Future-Proofing the Past: Big Data and the Transformation of Historical Practice
How will future historians study the 2020s?
The total amount of data estimated to have been generated by the digital revolution until 2020 dwarfs what historians have traditionally encountered. However, the challenge for the historian is not only due to information overload, but also difficulties in how to access big data as an archive, such as bit rot, sharding, replication, (in)compatibility, encryption, and the physical presence of digital information in the form of data centers and global communications infrastructure.
This new reality prompts the need to rethink the established approaches to digital history, which, while innovative, are designed for converting documents to digital media and applying quantitative methods to sub-1.0 gigabyte data sets. As today's born-digital artifacts are vast, dynamic, and heterogeneous, research and training in the nature of big data from a historian's perspective are a necessity, not an option.
In this talk, I will present the fruits of five years of experimental research at the Big Data Studies Lab, where we investigate the preservation, authentication, energy demands, and societal implications of big data. Our approach is inspired by how book historians examine parchment, paper, ink, printing, and circulation, but in the context of solid-state drives, 5D optical discs, and content-delivery networks.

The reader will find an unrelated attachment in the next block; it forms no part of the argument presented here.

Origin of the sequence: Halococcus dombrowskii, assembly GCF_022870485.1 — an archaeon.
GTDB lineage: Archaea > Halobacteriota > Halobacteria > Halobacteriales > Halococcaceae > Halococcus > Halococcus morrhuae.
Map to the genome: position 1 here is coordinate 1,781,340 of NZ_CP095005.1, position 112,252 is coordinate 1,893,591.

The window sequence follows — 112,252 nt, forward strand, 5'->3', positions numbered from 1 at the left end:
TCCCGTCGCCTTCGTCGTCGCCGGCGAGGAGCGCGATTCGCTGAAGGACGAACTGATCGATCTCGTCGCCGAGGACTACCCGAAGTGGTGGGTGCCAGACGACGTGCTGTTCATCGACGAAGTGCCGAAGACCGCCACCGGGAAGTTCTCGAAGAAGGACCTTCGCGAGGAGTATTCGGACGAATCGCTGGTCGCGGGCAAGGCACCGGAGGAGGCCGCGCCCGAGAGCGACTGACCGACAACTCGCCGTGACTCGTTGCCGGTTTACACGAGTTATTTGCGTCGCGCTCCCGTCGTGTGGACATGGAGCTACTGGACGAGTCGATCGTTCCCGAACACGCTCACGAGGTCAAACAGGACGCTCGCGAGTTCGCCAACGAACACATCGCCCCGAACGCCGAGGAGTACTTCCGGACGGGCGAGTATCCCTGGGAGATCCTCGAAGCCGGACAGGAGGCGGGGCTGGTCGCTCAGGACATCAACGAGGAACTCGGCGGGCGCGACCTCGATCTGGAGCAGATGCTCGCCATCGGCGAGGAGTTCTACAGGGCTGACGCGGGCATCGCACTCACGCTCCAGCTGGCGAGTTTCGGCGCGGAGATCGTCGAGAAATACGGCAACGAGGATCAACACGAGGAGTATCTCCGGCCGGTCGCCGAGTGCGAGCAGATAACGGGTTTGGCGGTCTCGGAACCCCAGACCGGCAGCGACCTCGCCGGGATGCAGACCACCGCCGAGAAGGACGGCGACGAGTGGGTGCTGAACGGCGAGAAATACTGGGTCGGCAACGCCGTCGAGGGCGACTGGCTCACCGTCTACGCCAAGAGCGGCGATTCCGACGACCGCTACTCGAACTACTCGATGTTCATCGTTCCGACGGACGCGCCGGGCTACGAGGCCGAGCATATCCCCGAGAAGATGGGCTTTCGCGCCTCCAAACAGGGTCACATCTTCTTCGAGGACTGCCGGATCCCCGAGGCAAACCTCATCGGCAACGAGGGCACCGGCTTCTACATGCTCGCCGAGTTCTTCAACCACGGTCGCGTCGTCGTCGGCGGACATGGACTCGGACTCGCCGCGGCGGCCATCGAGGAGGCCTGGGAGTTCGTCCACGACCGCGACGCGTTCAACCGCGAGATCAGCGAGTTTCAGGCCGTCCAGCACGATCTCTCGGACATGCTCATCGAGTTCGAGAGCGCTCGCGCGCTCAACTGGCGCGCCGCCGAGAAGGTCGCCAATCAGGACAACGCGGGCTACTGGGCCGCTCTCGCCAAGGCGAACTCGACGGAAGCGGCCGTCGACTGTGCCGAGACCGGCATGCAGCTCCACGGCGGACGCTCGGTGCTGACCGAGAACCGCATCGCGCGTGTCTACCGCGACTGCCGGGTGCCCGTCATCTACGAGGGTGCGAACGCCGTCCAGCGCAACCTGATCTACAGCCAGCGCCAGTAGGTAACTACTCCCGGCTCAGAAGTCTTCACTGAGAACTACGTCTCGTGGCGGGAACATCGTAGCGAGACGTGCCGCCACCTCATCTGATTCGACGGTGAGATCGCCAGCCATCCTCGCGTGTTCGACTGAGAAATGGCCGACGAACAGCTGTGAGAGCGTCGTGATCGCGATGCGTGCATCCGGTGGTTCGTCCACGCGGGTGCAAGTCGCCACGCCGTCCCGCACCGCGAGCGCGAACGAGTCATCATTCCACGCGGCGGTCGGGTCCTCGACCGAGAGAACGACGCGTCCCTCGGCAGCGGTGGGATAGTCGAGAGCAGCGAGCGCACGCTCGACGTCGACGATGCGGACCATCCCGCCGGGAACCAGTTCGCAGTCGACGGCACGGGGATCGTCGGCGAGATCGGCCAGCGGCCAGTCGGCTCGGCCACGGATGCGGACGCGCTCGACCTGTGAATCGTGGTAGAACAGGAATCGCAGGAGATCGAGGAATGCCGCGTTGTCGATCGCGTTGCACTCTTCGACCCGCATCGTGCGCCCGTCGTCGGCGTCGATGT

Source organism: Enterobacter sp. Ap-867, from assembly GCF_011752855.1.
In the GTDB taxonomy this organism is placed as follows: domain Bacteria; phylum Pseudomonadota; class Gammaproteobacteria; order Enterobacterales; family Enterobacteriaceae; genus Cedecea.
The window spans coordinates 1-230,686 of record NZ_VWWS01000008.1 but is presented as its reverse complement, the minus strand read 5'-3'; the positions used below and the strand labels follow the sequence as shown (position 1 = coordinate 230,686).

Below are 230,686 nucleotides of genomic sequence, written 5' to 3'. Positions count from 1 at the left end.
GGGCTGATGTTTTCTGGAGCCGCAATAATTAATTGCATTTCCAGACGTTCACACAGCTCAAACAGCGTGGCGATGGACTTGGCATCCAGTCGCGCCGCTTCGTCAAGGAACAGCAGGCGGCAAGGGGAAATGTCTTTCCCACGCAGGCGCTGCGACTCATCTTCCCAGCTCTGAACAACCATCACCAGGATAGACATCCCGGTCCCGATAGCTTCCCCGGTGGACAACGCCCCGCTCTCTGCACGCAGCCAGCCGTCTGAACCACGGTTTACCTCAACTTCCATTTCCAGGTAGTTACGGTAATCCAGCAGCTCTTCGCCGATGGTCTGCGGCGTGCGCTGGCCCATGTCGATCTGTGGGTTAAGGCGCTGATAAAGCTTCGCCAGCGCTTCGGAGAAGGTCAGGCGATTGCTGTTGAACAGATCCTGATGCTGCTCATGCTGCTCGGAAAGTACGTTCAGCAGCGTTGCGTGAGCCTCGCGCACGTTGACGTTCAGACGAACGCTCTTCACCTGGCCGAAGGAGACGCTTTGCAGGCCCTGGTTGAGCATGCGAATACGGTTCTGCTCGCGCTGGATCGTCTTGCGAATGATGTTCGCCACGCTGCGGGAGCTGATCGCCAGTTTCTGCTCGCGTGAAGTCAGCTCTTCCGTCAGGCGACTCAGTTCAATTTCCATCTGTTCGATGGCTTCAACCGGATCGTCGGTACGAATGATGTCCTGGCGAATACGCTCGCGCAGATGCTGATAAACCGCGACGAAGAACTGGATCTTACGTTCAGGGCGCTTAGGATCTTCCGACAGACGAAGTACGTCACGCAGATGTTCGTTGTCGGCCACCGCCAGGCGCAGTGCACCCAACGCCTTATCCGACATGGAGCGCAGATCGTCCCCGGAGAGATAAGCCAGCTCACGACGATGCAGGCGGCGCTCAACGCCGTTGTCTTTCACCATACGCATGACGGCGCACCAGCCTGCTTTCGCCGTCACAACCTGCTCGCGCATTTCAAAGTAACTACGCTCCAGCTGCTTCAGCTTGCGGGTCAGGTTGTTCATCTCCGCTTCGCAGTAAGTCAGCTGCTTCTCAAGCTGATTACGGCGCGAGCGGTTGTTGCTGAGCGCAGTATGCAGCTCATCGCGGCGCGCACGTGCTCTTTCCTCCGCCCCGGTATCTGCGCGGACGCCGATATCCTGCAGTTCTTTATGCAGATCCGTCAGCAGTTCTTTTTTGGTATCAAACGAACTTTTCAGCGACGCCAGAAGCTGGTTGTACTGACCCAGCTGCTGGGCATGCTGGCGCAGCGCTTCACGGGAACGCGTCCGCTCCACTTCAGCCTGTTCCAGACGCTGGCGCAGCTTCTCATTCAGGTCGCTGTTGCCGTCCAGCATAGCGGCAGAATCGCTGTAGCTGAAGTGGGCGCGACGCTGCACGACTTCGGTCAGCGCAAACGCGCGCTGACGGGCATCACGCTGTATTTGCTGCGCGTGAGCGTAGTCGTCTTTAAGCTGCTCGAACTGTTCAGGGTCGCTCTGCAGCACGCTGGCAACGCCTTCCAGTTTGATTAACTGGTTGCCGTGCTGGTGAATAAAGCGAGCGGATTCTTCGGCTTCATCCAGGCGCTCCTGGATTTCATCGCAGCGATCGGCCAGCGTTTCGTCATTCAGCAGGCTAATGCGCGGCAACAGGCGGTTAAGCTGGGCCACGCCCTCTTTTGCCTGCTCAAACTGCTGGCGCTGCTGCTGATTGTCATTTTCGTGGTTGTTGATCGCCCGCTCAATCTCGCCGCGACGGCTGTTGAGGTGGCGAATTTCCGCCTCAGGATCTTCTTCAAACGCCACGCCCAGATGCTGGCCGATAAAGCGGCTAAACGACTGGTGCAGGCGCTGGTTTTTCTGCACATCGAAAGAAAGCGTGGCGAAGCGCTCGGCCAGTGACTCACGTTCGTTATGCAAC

This seminar will be held both online & in person. You are welcome to join us either in South Hall or via Zoom.
For online participants
Online participants must have a Zoom account and be logged in. Sign up for your free account here. If this is your first time using Zoom, please allow a few extra minutes to download and install the browser plugin or mobile app.
If you have questions about this event, please contact Michael Buckland.
If you require an accommodation for effective communication (ASL interpreting, CART captioning, alternative media formats, etc.) or information about mobility access in order to fully participate in this event, please contact Megan O’Connor with as much advance notice as possible and at least 7–10 days in advance of the event.